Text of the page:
State Sues Charity For Alleged Misuse of Brain Research Money
HARTFORD, Conn. (AP) _ The state filed a lawsuit Monday against a charity that allegedly used donations meant for brain tumor research to pay for polo matches and to bring over Queen Elizabeth II’s milliner to judge a hat contest.
The lawsuit names as defendants the Trevor B. Ewing Memorial Foundation, Inc. and its president and director, Patricia Ewing, who started it after her son, Trevor, died of a brain tumor in 1990.
The state says the foundation collected at least $155,195 between August 1990 and March 1992. But the only money given to research was $5,000 from a corporate donor that went straight to Montefiore Hospital in New York, where Trevor Ewing was treated, state officials said.
″It’s unconscionable when charities prey on the good hearts of contributors,″ said Consumer Protection Commissioner Gloria Schaffer.
A message left by The Associated Press on Patricia Ewing’s answering machine in Old Greenwich was not immediately returned.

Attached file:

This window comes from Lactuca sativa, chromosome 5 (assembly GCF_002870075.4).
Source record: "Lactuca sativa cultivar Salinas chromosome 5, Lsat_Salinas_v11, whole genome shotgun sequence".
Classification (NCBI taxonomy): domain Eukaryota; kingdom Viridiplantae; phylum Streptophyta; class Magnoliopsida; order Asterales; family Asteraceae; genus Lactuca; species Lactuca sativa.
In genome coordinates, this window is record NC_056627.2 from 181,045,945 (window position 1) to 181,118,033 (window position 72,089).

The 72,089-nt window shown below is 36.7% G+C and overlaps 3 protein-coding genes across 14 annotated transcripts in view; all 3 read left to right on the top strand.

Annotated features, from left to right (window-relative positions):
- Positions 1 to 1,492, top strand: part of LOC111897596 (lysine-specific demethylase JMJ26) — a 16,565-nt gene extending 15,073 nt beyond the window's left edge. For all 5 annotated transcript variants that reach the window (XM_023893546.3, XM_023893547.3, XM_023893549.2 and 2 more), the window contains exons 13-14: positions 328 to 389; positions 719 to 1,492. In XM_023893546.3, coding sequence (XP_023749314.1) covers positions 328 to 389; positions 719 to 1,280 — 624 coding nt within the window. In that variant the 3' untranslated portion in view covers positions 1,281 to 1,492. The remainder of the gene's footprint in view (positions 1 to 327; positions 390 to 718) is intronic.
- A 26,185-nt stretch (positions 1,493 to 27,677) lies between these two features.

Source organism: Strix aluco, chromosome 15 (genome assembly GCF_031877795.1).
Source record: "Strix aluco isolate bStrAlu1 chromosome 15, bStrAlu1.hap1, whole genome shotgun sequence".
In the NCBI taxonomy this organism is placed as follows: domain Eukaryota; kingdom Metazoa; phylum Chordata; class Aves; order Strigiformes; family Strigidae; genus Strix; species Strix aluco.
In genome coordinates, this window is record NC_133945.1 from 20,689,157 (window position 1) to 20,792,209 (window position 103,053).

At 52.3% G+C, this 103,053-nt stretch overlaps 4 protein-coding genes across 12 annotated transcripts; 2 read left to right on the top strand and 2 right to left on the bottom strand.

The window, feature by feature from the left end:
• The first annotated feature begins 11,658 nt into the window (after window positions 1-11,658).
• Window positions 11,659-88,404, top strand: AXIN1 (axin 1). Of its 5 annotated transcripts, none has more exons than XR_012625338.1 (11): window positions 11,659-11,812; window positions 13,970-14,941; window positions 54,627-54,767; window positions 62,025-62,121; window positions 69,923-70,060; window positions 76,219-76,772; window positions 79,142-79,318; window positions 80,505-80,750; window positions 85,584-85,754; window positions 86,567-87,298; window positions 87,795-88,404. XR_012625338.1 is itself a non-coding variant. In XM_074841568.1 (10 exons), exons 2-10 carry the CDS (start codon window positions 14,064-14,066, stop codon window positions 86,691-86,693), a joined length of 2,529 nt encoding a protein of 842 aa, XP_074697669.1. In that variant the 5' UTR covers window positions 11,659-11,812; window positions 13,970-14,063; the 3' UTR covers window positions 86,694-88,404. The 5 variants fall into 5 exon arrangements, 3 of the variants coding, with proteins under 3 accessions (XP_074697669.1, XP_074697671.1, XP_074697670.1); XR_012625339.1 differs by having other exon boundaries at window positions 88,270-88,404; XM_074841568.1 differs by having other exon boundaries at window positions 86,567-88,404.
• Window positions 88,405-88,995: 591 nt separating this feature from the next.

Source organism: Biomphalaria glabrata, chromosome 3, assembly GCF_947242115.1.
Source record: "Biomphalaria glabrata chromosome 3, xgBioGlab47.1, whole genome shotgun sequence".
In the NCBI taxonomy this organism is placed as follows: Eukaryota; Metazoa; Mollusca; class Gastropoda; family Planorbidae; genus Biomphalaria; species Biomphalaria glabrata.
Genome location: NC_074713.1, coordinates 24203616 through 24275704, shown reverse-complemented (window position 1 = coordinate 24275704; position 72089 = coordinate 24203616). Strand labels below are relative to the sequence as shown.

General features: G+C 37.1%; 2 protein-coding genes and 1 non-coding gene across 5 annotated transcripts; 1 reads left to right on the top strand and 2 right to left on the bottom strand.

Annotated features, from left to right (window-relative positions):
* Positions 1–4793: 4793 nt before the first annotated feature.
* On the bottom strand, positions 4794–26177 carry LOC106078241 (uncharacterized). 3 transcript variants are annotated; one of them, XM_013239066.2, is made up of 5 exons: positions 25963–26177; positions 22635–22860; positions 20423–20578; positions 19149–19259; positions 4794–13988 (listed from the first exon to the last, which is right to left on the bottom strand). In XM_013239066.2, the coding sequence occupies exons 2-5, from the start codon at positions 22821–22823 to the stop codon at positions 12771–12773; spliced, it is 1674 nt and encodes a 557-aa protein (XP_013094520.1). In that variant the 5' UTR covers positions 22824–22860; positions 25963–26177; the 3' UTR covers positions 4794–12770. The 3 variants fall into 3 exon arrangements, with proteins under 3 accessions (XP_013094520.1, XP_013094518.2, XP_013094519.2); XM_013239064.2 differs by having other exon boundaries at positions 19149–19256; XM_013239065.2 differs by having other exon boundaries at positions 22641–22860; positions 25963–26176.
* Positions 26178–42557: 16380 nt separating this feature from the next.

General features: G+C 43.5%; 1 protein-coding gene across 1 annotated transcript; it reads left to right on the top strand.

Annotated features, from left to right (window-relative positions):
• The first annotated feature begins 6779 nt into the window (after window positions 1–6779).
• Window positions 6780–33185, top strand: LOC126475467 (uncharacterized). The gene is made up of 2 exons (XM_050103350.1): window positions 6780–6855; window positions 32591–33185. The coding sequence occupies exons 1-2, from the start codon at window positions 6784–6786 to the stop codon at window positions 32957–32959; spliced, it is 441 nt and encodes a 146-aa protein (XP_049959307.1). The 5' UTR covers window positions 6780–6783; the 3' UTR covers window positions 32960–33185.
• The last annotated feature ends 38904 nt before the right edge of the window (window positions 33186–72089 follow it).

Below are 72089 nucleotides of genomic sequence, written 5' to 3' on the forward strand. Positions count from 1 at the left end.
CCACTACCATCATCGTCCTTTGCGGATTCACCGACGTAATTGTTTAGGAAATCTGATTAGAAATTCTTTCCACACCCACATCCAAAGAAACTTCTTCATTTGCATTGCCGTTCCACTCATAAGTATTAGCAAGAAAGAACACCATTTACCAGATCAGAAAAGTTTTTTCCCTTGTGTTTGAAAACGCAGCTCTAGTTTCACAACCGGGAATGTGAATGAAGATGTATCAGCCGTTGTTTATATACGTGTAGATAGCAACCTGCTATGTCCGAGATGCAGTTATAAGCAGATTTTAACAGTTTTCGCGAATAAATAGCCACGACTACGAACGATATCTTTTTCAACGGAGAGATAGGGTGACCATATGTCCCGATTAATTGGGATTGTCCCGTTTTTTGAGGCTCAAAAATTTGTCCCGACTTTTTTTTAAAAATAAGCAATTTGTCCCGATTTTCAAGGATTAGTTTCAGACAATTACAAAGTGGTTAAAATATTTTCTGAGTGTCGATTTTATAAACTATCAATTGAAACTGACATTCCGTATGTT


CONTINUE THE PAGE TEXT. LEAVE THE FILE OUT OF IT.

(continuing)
The alleged misuse of foundation money included $7,100 for two polo matches and luncheons; more than $8,000 for flowers and other decorations; $5,200 for photography and video services; and $648 to fly the Queen of England’s milliner from London to New York and back to judge ladies’ hats at a polo luncheon, the Attorney General’s office said.
The foundation also allegedly paid more than $8,100 for telephone bills in 1990 and 1991 and about $6,564 to reimburse Ms. Ewing, state officials said.
The foundation also paid about $2,800 for a home office for Ms. Ewing that included a $1,225 leather-topped desk; painting and wallpapering worth $850; a $225 light fixture and a $429 telephone, state officials said.
The state wants Ms. Ewing to return money spent on non-foundation purposes and to be removed from any office or association with the foundation.